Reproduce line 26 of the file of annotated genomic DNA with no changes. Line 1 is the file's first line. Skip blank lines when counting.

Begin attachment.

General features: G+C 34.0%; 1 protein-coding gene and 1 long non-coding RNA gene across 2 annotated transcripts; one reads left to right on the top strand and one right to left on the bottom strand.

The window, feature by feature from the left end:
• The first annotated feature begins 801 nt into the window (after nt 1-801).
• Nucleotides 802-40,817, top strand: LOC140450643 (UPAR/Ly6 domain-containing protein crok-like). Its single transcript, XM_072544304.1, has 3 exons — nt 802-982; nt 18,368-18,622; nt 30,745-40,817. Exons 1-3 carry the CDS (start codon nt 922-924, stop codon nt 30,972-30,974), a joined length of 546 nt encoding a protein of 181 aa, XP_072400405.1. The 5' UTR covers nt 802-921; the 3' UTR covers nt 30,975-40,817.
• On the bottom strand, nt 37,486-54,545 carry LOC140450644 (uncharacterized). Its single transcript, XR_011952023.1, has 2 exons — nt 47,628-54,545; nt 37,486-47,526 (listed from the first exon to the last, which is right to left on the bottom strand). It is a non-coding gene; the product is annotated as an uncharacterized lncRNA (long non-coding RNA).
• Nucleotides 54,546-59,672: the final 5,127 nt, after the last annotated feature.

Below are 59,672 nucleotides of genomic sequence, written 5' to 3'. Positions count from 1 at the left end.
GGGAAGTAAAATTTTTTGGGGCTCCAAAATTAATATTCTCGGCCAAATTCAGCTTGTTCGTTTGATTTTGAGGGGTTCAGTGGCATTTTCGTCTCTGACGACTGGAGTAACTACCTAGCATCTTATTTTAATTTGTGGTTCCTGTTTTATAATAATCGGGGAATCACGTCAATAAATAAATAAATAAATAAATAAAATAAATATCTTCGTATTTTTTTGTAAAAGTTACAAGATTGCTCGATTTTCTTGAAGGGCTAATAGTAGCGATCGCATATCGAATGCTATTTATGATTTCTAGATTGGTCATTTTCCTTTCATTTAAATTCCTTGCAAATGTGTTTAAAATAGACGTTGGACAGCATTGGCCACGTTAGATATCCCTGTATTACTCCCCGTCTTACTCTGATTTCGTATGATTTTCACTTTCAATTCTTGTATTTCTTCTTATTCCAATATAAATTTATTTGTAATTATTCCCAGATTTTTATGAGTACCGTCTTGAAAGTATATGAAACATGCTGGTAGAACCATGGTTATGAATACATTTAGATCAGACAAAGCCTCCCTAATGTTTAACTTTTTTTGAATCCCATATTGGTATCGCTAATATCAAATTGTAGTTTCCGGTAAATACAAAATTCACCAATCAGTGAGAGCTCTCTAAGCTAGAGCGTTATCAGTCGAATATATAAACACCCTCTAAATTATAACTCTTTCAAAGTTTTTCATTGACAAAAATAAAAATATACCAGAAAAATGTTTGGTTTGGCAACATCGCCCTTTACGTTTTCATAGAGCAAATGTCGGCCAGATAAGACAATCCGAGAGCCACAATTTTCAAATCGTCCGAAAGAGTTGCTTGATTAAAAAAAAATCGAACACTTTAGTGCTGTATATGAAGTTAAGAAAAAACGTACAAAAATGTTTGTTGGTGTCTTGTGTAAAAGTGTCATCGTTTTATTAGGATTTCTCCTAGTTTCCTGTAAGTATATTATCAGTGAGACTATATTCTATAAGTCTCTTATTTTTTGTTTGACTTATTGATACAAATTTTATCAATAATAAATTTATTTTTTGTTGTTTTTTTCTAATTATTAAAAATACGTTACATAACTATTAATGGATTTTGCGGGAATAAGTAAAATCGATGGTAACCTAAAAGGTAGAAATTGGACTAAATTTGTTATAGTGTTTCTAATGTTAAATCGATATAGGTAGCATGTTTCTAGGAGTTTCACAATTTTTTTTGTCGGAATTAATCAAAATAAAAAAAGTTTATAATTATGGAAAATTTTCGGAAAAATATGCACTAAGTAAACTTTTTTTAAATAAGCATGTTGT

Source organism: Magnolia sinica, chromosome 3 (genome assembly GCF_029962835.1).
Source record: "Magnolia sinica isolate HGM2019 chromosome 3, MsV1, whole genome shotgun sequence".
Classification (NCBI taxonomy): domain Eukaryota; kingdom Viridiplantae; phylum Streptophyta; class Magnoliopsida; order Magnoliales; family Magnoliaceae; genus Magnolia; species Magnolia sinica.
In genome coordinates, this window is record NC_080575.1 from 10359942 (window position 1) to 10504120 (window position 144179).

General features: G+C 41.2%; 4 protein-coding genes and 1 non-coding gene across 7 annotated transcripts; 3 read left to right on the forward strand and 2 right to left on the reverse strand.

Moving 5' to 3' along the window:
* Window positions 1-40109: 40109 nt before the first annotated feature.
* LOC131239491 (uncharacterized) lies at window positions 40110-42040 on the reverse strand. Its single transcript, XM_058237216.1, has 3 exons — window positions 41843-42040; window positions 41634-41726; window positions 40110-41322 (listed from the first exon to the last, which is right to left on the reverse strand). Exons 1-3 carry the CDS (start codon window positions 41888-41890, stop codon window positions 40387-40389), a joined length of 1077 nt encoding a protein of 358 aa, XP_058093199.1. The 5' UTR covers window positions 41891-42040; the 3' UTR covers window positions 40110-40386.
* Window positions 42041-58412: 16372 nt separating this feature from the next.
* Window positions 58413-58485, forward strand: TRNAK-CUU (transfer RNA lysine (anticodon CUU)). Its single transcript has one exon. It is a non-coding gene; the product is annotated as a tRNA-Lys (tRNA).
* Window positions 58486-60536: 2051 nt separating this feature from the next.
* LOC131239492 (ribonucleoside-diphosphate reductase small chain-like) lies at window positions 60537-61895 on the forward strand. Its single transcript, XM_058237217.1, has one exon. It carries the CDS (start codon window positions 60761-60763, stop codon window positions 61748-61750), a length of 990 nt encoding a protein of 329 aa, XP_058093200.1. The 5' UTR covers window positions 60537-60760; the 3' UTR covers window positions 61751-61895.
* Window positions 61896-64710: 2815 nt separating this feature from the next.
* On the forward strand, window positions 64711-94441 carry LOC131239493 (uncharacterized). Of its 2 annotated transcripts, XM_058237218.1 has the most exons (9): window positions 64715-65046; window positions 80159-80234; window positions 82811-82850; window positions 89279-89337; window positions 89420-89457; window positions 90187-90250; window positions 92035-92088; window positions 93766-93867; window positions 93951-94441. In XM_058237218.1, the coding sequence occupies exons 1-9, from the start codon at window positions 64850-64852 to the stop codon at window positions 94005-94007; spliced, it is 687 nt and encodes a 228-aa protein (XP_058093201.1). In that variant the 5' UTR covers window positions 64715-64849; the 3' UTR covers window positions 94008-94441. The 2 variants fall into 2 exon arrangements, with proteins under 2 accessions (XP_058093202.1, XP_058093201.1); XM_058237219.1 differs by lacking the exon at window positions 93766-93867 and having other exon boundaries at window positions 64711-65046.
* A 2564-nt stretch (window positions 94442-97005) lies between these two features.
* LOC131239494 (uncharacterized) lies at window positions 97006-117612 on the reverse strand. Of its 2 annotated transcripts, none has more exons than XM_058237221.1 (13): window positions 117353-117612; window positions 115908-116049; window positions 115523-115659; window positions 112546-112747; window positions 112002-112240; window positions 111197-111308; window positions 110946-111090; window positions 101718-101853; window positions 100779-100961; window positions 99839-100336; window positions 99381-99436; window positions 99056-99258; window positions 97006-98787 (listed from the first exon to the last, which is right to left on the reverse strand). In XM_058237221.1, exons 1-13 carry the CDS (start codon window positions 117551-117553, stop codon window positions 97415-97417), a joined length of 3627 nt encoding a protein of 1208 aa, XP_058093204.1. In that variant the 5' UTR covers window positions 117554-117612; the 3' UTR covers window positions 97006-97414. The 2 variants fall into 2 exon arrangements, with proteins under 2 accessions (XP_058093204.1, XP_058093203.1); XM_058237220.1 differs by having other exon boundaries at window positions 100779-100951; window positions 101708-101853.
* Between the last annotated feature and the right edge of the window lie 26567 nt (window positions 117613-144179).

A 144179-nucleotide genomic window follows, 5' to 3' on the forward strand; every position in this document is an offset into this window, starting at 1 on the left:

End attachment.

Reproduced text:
A 144179-nucleotide genomic window follows, 5' to 3' on the forward strand; every position in this document is an offset into this window, starting at 1 on the left: